While many are familiar with the federal Affordable Care Act’s impact on small businesses, the law is also imposing hardships on public school districts. None more so than rural school districts, where low population densities and fewer insurance providers limit options for complying with the law’s employer health insurance mandate.
Faced with crippling costs, rural schools are forced to consider ways to avoid the health insurance mandate. These options include privatization, payment of the ACA employer mandate penalties, and reduction of staff size and hours.
Privatization is a hard option
Privatizing non-core services is an increasingly popular way for school districts to reduce costs. It is also a way to reduce the impact of the health care law’s employer mandate. Unfortunately for rural districts, their remoteness and lower student counts make it more difficult to take advantage of this alternative. Baraga School District Superintendent Jennifer Lynn stated in an interview that privatization was not really an option given the limited number of potential service providers in the area.
In contrast, larger urban districts have more cost-saving opportunities. Deborah Abel, president of the Pennsylvania-based Abel Personnel Inc., stated in a private interview with the Mackinac Center that, while health care is expensive, “group rates are more competitive” for districts financially capable to afford such staffing companies.
Reduction in staff hours
Forced to find other options, the Baraga district concluded that its best bet was to cut the work hours of more staff to fewer than thirty per week. As it stands, the ACA requires an employer to provide insurance for its employees, providing that the employer has at least 50 full-time employees.
This is not an uncommon move for districts needing to avoid the extra costs coming from this new health care mandate. Yet this places a strain on the rest of the staff.
Leaders in other Michigan districts, such as the Elkton-Pigeon-Bay Port Laker or Cass City, agreed that the mandate poses a risk to the quality of services they can provide. However, they were quick to note that they believe they have mitigated much of the harm resulting from larger classroom sizes or decreases in student support services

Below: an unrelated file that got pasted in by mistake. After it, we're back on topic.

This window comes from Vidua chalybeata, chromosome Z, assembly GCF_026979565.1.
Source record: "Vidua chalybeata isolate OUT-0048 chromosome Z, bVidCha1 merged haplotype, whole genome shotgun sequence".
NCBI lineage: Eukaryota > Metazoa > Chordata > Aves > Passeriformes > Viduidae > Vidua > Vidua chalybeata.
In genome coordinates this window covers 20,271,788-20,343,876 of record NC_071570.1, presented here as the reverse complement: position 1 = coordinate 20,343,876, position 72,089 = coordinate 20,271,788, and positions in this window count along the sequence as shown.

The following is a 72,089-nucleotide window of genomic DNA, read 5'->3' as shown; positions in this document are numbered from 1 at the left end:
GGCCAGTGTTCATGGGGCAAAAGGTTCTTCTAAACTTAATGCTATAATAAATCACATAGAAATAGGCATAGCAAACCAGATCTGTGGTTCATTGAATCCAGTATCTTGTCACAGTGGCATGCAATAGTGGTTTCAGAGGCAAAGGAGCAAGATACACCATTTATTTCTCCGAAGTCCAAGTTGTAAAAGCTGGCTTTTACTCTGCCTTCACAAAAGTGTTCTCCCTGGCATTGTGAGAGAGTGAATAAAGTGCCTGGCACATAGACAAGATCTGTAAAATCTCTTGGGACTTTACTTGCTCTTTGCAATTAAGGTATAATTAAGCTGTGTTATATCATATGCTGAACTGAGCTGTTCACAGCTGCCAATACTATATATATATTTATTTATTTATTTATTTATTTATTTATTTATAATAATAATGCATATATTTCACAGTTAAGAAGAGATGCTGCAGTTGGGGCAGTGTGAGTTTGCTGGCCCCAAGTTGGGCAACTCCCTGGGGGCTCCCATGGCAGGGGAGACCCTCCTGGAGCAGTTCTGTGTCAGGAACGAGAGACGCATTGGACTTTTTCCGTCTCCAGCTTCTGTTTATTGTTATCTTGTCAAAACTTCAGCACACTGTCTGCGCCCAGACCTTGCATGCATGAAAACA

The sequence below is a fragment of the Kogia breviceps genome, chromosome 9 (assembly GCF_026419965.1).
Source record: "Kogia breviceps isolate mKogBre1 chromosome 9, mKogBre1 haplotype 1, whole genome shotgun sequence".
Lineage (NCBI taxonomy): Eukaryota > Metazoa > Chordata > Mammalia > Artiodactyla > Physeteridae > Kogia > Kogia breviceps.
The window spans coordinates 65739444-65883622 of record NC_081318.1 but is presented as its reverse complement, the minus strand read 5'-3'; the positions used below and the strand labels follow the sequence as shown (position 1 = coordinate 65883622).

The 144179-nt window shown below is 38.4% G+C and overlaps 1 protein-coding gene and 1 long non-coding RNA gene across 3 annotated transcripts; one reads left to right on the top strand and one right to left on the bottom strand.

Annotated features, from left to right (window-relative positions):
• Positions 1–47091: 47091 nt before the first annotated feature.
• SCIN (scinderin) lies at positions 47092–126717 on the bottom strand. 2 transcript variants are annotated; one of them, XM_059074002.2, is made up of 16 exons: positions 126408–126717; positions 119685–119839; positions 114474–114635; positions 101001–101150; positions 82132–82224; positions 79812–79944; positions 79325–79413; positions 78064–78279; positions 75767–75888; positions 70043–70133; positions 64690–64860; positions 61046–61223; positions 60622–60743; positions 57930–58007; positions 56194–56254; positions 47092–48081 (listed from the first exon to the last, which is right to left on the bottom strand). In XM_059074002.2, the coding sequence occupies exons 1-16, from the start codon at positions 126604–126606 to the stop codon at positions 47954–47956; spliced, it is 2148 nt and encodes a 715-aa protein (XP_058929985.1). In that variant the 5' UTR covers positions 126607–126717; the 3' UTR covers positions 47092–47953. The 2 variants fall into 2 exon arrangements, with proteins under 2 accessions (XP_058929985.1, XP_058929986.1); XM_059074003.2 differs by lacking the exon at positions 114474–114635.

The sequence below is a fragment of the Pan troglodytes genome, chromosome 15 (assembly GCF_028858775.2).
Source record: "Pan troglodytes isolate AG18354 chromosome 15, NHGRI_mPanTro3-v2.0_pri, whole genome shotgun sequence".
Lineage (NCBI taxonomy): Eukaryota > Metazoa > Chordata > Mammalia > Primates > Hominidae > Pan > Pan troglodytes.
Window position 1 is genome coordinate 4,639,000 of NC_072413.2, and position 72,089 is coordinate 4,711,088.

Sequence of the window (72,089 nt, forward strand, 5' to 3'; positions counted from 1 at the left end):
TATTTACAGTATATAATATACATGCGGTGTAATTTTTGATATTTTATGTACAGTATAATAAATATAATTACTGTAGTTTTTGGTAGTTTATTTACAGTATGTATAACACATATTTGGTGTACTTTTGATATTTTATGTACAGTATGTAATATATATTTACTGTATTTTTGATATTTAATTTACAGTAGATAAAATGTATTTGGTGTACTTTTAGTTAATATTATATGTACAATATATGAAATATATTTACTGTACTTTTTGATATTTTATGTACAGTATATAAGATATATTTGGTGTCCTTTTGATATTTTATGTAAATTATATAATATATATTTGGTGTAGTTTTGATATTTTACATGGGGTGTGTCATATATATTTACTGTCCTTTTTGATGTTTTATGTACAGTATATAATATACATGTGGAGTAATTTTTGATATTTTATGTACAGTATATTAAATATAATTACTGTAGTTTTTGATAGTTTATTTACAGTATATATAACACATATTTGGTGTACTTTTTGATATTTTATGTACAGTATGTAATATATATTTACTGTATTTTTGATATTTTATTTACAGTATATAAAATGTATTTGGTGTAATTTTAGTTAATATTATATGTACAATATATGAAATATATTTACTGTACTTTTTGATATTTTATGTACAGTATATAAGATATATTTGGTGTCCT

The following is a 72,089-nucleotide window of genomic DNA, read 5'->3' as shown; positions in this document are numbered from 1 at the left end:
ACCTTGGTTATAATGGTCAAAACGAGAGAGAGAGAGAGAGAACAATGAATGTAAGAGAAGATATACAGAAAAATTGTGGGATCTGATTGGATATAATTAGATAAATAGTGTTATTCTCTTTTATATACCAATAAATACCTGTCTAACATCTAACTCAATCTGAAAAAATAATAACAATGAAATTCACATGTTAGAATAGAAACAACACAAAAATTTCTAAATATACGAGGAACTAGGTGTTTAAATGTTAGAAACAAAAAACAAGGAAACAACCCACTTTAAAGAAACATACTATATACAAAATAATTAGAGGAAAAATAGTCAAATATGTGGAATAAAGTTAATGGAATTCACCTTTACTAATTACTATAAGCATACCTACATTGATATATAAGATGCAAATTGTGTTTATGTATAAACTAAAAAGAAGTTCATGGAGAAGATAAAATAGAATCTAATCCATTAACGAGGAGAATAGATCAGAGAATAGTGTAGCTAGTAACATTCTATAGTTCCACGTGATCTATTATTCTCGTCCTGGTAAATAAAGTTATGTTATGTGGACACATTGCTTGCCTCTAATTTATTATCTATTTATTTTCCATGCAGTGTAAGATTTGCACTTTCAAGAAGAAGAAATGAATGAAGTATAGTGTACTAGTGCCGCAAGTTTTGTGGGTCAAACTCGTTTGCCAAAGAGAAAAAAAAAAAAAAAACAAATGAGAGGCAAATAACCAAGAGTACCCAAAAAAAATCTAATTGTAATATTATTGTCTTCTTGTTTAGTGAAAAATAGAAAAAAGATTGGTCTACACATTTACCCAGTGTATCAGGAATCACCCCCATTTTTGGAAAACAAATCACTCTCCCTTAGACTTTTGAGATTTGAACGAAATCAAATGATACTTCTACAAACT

Accepting the risks of self-insuring
Mike Jones, director of finance at the Topeka, Kansas school districts observed in a report by a local nonprofit that having smaller staffs places rural districts at a disadvantage when it comes to insurance costs.
So despite the added risks, some school districts have chosen to self-insure. Baraga chose this alternative because of a lack of health insurance providers in the area. This option can be more cost-effective than paying premiums to an insurance company, but the costs are less predictable and the district bears a larger portion of the risks that come with unforeseen medical expenses.
Other options
Rural districts have also explored saving costs through co-ops and intergovernmental partnerships, but for a number of rural districts in Kansas this did not really solve the challenge posed by the ACA’s costly employer mandate.  In Michigan, more than 250 school districts also share support services through intermediate school districts according to a 2011 Mackinac Center study, but for reasons that have little or nothing to do with the federal health care law.
Due to a combination of low enrollment and remote locations, rural school districts may be bearing the brunt in the public sector of the ACA’s employer mandate. These districts have limited options for coping, and in many cases, compliance means they must stop providing other benefits for both students and staff.
Jonathan Moy writes for Capitol Confidential, from where this article appears with permission.



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